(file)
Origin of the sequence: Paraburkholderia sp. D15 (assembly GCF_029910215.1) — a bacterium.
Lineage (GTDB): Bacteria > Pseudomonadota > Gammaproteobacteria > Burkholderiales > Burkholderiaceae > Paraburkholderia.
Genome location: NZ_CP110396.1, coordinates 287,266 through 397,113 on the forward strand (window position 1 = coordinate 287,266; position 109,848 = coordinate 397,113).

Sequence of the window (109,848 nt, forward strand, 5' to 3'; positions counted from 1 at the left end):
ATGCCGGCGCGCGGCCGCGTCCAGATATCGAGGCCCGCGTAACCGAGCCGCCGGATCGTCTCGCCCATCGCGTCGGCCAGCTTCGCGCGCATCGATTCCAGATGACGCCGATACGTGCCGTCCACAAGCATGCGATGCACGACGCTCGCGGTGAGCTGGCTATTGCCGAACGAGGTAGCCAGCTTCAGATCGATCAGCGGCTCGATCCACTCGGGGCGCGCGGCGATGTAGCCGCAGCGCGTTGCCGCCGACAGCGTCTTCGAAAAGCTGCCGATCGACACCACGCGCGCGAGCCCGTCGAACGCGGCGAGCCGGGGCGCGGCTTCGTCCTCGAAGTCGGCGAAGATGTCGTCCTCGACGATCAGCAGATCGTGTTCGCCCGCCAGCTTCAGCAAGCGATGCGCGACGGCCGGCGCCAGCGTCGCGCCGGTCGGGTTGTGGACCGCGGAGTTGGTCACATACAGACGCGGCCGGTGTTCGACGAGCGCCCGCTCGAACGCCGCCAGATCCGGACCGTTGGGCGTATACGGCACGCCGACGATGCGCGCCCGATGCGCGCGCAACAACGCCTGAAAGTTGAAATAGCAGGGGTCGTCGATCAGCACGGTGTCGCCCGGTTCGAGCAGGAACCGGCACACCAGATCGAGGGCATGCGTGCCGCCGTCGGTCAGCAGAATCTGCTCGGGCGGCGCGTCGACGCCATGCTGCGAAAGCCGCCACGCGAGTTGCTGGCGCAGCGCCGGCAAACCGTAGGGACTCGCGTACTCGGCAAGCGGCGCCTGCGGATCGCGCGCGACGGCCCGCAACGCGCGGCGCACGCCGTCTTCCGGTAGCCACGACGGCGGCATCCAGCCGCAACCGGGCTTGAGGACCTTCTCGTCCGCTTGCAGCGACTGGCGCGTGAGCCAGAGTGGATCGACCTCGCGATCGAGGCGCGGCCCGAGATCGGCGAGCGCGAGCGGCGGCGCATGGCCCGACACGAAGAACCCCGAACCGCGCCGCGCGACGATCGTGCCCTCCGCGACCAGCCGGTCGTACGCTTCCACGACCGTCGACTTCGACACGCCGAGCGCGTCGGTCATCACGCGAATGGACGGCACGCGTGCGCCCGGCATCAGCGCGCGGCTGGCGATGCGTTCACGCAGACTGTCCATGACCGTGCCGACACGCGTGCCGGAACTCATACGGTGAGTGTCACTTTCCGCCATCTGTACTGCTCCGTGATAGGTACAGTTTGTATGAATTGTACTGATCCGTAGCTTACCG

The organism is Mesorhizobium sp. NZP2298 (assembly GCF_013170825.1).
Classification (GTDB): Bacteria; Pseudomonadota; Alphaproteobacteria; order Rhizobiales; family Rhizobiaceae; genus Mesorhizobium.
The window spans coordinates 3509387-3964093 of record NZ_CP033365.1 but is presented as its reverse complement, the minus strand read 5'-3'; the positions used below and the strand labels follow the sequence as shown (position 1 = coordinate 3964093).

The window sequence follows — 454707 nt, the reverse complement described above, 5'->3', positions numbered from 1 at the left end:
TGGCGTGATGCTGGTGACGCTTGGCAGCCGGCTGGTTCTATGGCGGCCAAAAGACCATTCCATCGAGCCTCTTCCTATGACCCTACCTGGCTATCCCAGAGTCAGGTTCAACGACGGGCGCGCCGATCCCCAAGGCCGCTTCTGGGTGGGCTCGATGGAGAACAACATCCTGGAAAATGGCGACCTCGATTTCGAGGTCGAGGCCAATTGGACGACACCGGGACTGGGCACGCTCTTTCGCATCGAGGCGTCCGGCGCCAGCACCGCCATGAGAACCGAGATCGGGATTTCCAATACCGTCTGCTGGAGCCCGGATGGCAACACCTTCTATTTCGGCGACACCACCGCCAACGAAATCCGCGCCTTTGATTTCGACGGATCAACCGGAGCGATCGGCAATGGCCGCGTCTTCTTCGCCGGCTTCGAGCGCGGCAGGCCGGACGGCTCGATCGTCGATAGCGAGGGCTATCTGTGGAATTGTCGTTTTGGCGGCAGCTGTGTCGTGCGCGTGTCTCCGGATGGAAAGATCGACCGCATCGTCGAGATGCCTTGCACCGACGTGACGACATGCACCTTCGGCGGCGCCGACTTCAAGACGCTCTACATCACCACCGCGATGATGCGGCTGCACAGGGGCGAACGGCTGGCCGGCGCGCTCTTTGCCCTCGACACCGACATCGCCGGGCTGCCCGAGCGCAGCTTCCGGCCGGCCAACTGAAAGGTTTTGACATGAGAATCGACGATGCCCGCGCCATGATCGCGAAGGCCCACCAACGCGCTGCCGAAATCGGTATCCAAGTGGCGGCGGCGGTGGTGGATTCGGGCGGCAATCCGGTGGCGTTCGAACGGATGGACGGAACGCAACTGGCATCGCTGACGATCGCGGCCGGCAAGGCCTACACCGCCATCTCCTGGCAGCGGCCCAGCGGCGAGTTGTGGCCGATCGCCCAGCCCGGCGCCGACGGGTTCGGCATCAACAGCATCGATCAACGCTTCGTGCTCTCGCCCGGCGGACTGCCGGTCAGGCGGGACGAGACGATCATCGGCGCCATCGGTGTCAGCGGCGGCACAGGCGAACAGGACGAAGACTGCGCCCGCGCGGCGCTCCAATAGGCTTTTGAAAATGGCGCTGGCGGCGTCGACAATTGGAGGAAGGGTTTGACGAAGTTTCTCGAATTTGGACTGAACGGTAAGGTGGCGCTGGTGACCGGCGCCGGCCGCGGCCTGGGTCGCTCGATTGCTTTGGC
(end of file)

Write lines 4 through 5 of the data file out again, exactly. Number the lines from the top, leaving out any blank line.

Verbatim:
Sequence of the window (109,848 nt, forward strand, 5' to 3'; positions counted from 1 at the left end):
ATGCCGGCGCGCGGCCGCGTCCAGATATCGAGGCCCGCGTAACCGAGCCGCCGGATCGTCTCGCCCATCGCGTCGGCCAGCTTCGCGCGCATCGATTCCAGATGACGCCGATACGTGCCGTCCACAAGCATGCGATGCACGACGCTCGCGGTGAGCTGGCTATTGCCGAACGAGGTAGCCAGCTTCAGATCGATCAGCGGCTCGATCCACTCGGGGCGCGCGGCGATGTAGCCGCAGCGCGTTGCCGCCGACAGCGTCTTCGAAAAGCTGCCGATCGACACCACGCGCGCGAGCCCGTCGAACGCGGCGAGCCGGGGCGCGGCTTCGTCCTCGAAGTCGGCGAAGATGTCGTCCTCGACGATCAGCAGATCGTGTTCGCCCGCCAGCTTCAGCAAGCGATGCGCGACGGCCGGCGCCAGCGTCGCGCCGGTCGGGTTGTGGACCGCGGAGTTGGTCACATACAGACGCGGCCGGTGTTCGACGAGCGCCCGCTCGAACGCCGCCAGATCCGGACCGTTGGGCGTATACGGCACGCCGACGATGCGCGCCCGATGCGCGCGCAACAACGCCTGAAAGTTGAAATAGCAGGGGTCGTCGATCAGCACGGTGTCGCCCGGTTCGAGCAGGAACCGGCACACCAGATCGAGGGCATGCGTGCCGCCGTCGGTCAGCAGAATCTGCTCGGGCGGCGCGTCGACGCCATGCTGCGAAAGCCGCCACGCGAGTTGCTGGCGCAGCGCCGGCAAACCGTAGGGACTCGCGTACTCGGCAAGCGGCGCCTGCGGATCGCGCGCGACGGCCCGCAACGCGCGGCGCACGCCGTCTTCCGGTAGCCACGACGGCGGCATCCAGCCGCAACCGGGCTTGAGGACCTTCTCGTCCGCTTGCAGCGACTGGCGCGTGAGCCAGAGTGGATCGACCTCGCGATCGAGGCGCGGCCCGAGATCGGCGAGCGCGAGCGGCGGCGCATGGCCCGACACGAAGAACCCCGAACCGCGCCGCGCGACGATCGTGCCCTCCGCGACCAGCCGGTCGTACGCTTCCACGACCGTCGACTTCGACACGCCGAGCGCGTCGGTCATCACGCGAATGGACGGCACGCGTGCGCCCGGCATCAGCGCGCGGCTGGCGATGCGTTCACGCAGACTGTCCATGACCGTGCCGACACGCGTGCCGGAACTCATACGGTGAGTGTCACTTTCCGCCATCTGTACTGCTCCGTGATAGGTACAGTTTGTATGAATTGTACTGATCCGTAGCTTACCG